Penny stocks are one way to double your money, though it's fraught with risk, but there are equally shiny opportunities trading at the other end of the price spectrum, too. I call 'em "three-digit stocks," yet if they're anything like Berkshire Hathaway they can trade in the four-, five-, and six-digit range, too.
A penny stock might not be a good buy simply because it's cheap, and a three-digit stock shouldn't scare you away just because it carries a hefty price tag. Handsome is as handsome does. Let's check in with the Motley Fool CAPS community to see which of the high-priced stocks below earn the greatest confidence from our investor intelligence database:
Return on Capital (TTM)
|Alexander's (NYSE: ALX )||*||$393.70||5.0%|
|C.R. Bard (NYSE: BCR )||*****||$110.18||18.9%|
|Public Storage (NYSE: PSA )||*||$111.85||5.0%|
Source: Capital IQ, a division of Standard & Poor's; Motley Fool CAPS.
TTM = trailing 12 months.
But just because these stocks are purring is no reason to jump into them blindly. Catching a tiger by the tail -- or a knife falling from on high -- can end up leaving you scratched and bleeding. That's why we recommend you use this list as a launchpad for your own research and analysis.
The hole that commercial real estate had found itself in is slowly getting filled in. An unlikely proof of that might be real estate investment trust Alexander's. Last month, it reported quarterly earnings 20% higher than they were a year ago, and funds from operations -- a key metric of REIT profitability -- were up 17% from last year. It was able to lease more space at previously vacant properties and continues to benefit from an additional property that was put into service last year.
As nice as the improving landscape looks, there are risks with Alexander's that probably account for the low rating the CAPS community has assigned it. Business news provider Bloomberg remains a significant tenant for the REIT and accounted for a third of its revenues in the quarter. It's also beholden to Vornado Realty Trust, which manages both the company and its properties, for which it collects a $3 million annual fee plus a percentage of the rents.
Public Storage has set itself up as a REIT as well, but it operates self-storage facilities. The CAPS community isn't rallying around the niche, even though occupancy rates are rising and profitability is improving. Public Storage saw occupancy per square foot rise 1.7% from a year ago to around 90%, while rival Extra Storage Space said occupancy rose to 85% from 82% the year before.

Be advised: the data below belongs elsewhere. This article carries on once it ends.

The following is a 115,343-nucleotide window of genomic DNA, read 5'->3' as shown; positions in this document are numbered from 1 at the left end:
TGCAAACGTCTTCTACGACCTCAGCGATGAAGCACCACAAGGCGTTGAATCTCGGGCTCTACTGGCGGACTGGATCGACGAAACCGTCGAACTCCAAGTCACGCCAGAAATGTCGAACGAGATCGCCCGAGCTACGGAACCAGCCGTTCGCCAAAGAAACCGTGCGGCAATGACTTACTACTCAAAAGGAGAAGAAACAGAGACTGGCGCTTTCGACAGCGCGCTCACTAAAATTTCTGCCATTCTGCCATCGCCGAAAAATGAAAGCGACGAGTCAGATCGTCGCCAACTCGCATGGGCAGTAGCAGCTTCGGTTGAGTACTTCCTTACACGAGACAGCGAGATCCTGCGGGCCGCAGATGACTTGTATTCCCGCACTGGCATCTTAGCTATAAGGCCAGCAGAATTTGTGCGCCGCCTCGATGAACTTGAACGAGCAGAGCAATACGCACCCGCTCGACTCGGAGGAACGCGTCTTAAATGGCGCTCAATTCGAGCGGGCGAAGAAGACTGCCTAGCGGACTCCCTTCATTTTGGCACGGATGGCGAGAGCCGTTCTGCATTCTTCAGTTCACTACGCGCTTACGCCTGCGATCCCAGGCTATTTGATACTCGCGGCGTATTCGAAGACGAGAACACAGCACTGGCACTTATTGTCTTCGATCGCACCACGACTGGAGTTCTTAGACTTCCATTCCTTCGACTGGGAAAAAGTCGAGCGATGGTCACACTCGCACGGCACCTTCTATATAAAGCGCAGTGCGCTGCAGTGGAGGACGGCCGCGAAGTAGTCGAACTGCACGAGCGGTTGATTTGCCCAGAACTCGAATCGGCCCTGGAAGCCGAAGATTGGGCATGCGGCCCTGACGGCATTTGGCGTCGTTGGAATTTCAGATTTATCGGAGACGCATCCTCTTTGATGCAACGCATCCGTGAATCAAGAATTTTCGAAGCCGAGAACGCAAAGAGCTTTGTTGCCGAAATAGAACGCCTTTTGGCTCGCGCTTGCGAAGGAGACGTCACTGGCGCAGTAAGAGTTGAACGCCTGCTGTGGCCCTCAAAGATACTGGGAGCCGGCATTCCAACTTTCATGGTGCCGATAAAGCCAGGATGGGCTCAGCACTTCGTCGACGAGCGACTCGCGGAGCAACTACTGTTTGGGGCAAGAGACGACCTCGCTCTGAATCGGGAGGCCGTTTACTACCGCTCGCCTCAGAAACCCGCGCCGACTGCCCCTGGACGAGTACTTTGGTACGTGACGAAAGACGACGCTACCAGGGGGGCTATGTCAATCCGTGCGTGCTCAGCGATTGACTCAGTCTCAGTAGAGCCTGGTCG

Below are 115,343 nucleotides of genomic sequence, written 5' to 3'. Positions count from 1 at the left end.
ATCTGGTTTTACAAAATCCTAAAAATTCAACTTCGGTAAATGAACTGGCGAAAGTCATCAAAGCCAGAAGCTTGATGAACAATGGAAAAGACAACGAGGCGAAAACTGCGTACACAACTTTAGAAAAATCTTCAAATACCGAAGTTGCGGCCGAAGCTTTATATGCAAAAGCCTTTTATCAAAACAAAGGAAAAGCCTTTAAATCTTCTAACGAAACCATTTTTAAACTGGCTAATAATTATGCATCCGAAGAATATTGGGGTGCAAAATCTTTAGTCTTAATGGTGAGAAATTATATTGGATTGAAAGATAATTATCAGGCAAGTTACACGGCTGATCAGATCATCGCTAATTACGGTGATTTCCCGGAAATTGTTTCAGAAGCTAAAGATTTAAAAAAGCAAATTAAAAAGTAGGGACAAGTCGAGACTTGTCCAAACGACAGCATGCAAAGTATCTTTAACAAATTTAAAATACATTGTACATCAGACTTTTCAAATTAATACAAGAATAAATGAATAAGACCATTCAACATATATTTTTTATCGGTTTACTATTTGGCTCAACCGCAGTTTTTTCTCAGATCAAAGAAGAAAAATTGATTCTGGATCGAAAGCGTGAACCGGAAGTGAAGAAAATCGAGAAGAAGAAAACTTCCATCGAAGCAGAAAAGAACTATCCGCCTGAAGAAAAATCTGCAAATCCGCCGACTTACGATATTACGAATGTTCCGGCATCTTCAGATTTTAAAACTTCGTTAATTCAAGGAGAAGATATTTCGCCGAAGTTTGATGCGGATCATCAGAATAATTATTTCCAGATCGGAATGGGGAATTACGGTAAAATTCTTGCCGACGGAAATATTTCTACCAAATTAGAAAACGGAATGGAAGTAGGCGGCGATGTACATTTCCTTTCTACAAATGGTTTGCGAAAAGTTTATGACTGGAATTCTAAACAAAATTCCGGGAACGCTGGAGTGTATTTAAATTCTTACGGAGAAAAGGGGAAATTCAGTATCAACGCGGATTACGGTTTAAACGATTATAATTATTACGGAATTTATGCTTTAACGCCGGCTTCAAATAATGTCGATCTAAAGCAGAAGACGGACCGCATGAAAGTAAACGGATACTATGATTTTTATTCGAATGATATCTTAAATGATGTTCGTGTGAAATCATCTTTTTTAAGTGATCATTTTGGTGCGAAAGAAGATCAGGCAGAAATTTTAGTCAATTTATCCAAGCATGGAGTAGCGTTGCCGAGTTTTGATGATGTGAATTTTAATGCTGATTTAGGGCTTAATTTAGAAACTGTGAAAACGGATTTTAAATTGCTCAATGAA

overall I am bearish on the market at this point and I really wanted to down thumb this one, but a few things changed my mind. I dont think its going to be a big winner, but it has a beta of less than 1 with a 3% dividend yield and no debt.. It has taken a recent drop and is more affordable, though not cheap even here.
But there's still a lot of investor skepticism surrounding Alexander's; more than two-thirds of the CAPS members rating it think it won't be able to outperform the market. Let us know on the Alexander's CAPS page whether this stock is likely to be mauled.
Many medical device companies add one-time use and disposable items to their main product lines to provide alternative, recurring streams of revenues. Intuitive Surgical (Nasdaq: ISRG ) sells surgical robotics for which it receives revenues from the devices and consumables used in the operations.
C.R. Bard goes one better, though, since most of its devices are intended for a single use. They're either discarded after use or are designed for temporary or permanent insertion into the body. Catheters, stents, and specialty surgical patches and implants are just some of the devices doctors and hospitals have to keep coming back for.
Where Angiodynamics is down almost 9% this year and Boston Scientific (NYSE: BSX ) is down 8%, Bard is up 20%. More than 100 CAPS All-Stars have weighed in on C.R. Bard, and only one doesn't think it can beat the market averages.
Count to 10
These three-digit stocks might be on their way to even higher valuations. That's why it pays to start your own research in Motley Fool CAPS. Read a company's financial reports, scrutinize key data and charts, and examine the comments your fellow investors have made, all from a stock's CAPS page.